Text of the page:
Exactly one year ago, I wrote about the results of the National Ready Mixed Concrete Association Industry Data Survey, and took a close look at how the producers who rank in the top 25% of our industry compare to their peers. I compared Leaders, or the top quartile, to the performers in the 50th percentile, or the Typical Producers.
This year, the survey captured the bottom 25% of the financial performers, and our firm conducted the first-ever analysis of how the top producers’ performances compare to those at the bottom of the ladder. The results are stunning, and reflect how far apart the top is from the bottom in this industry.
“Is the lowest quartile’s selling price temporary, or is it culturally ingrained?”
First, the Leaders are blessed with the single most important ingredient to their success: selling price. This year, the Leaders actually grew the margin of selling price, expanding their profit advantage over the Typical Producer as a percentage over last year. In contrast, the lowest quartile suffered some of the lowest selling prices in the country, which reverberates all the way down through their income statements.
Specifically, the Typical Producer saw a jump of more than $11 per cubic yard in average selling price, from $69.44 to $80.98. This is not unexpected, given the pricing power the industry has had as a result of cement price increases over the last year.
However, the Leaders enjoyed a selling price that was a significant $5.20 per cubic yard more than the Typical Producer, as compared to the lowest quartile, which suffered a selling price that is $8.67 less than the Typical Producer. When we compare the top to the bottom, the difference is a whopping $12.87 per yard.
That $12.87 goes a long way. It can mask a multitude of operational shortcomings, such as higher selling, general, and administrative costs the Leaders are saddled with, for instance.
Here are the other major differences between the top and bottom performers that drive these differences:
- The Leaders get $5.68 more per yard in value-added products such as fibers, admixtures, and color than the lower quartile, which makes up a big piece of the $12.87 advantage. Undoubtedly, the Leaders are very good at upselling their customers, and seem to work hard at pushing as much value-added products as they can in every yard they produce. The Leaders also outperformed in direct fixed costs at the plant level, adding a 97-cent advantage in this category as well.
- In contrast, the lowest quartile does have a materials cost advantage, in addition to lower SG&A costs that come from having to run a tighter ship in the face of lower selling prices. The lowest quartile has a $5.57 materials cost advantage for cement and aggregates as compared to the Leaders, which we think may actually contribute to the lower selling price. In addition, the lowest quartile is forced to run their businesses more efficiently, so they watch every penny. This is reflected in lower selling, general and administrative expenses (SG&A) by as much as $1.15 per yard in certain line items.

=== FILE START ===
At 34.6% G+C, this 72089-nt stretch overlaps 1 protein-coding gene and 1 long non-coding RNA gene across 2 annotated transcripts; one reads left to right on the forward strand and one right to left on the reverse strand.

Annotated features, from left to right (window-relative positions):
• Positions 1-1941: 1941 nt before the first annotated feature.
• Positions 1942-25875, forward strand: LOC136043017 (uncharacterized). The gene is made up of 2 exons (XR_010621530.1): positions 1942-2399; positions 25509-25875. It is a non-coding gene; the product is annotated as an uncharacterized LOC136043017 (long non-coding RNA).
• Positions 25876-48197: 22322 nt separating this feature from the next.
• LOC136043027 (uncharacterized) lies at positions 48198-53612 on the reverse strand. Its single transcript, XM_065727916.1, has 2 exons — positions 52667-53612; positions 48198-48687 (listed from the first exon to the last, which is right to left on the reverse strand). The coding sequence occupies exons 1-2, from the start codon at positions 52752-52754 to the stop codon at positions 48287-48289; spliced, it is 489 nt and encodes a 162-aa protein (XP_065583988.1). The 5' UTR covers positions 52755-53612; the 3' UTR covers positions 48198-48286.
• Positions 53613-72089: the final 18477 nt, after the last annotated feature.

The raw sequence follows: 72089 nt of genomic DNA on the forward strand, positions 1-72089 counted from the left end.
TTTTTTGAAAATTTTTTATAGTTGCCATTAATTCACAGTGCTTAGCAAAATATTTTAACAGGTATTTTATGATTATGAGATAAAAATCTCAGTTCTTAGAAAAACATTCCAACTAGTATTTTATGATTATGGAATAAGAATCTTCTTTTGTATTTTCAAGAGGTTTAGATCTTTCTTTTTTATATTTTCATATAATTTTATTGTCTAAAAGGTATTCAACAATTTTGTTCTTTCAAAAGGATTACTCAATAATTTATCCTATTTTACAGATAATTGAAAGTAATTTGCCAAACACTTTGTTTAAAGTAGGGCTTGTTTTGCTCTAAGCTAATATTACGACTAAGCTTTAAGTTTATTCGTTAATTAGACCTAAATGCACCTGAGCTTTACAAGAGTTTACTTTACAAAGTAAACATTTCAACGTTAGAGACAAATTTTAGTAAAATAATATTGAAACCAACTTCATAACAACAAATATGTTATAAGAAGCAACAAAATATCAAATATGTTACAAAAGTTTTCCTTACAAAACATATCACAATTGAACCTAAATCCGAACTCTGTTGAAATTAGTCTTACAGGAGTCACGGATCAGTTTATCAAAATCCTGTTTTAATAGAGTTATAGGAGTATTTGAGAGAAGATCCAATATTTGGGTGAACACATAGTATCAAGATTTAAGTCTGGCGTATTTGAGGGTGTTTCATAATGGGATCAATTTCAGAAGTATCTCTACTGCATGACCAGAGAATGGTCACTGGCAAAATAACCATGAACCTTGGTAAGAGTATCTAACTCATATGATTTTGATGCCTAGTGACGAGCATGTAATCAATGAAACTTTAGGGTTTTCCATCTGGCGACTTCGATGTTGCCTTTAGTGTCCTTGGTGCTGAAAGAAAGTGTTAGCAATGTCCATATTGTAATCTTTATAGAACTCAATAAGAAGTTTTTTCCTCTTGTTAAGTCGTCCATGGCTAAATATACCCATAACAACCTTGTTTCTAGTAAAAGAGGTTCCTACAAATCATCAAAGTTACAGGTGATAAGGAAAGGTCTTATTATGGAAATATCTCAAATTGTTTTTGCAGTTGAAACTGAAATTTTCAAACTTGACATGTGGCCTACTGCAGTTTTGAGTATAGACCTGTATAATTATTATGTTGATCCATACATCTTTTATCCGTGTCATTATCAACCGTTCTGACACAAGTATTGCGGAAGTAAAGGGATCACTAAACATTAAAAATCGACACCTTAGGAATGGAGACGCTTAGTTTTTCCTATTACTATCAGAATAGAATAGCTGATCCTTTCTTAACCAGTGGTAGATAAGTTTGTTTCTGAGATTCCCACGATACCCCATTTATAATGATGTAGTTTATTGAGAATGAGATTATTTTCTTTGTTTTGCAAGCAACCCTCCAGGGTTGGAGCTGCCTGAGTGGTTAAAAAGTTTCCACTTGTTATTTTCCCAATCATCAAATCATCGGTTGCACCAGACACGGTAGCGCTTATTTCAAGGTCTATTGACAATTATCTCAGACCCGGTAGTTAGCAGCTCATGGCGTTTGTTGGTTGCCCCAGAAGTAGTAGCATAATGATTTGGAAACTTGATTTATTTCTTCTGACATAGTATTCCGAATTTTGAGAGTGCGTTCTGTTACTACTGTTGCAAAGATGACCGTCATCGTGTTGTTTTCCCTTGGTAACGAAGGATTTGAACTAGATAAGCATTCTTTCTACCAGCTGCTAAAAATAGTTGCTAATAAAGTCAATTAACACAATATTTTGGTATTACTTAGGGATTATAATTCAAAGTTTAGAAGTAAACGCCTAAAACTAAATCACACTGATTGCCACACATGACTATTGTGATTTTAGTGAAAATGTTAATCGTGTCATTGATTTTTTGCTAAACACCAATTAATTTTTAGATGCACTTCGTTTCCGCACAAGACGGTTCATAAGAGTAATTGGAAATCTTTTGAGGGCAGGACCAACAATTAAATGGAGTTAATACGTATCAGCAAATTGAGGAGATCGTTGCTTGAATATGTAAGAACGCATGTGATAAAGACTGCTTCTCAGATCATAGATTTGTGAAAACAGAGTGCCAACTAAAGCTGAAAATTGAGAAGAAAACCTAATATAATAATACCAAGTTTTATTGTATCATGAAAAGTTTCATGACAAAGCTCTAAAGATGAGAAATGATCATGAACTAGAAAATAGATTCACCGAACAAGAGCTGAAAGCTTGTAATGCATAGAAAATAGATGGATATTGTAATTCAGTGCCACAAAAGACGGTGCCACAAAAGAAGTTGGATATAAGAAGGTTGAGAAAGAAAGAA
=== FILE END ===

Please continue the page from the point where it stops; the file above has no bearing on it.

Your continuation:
- The bottom line makes for a tough comparison: the Leaders saw a profit margin of $9.62 per cubic yard, compared to a mere 89 cents for the lowest quartile. This makes it tough for the lowest performers to find the money to replace aging fleets and reinvest in their business, and puts their long-term financial health at risk.
Regardless of where you stand in relation to your peers, or in what segment of the concrete industry you participate, the message is clear: The key to success is managing the selling price.
As demand softens, managers must better-manage the selling price. For example, are your current price level temporary, or is it culturally ingrained? Only when you know the answer can you decide how to better compete.
Pierre Villere is President and Managing Partner of Allen-Villere Partners. Contact Pierre Villere at email@example.com or telephone 985-727-4310.
© 2006 Hanley Wood, LLC. All Rights Reserved. Republication or dissemination of “Two Ends of the Spectrum” (The Concrete Producer, December 2006) is expressly prohibited without the written permission of Hanley Wood, LLC. Unauthorized use is prohibited. Allen-Villere is publishing “Two Ends of the Spectrum” under license from Hanley Wood, LLC.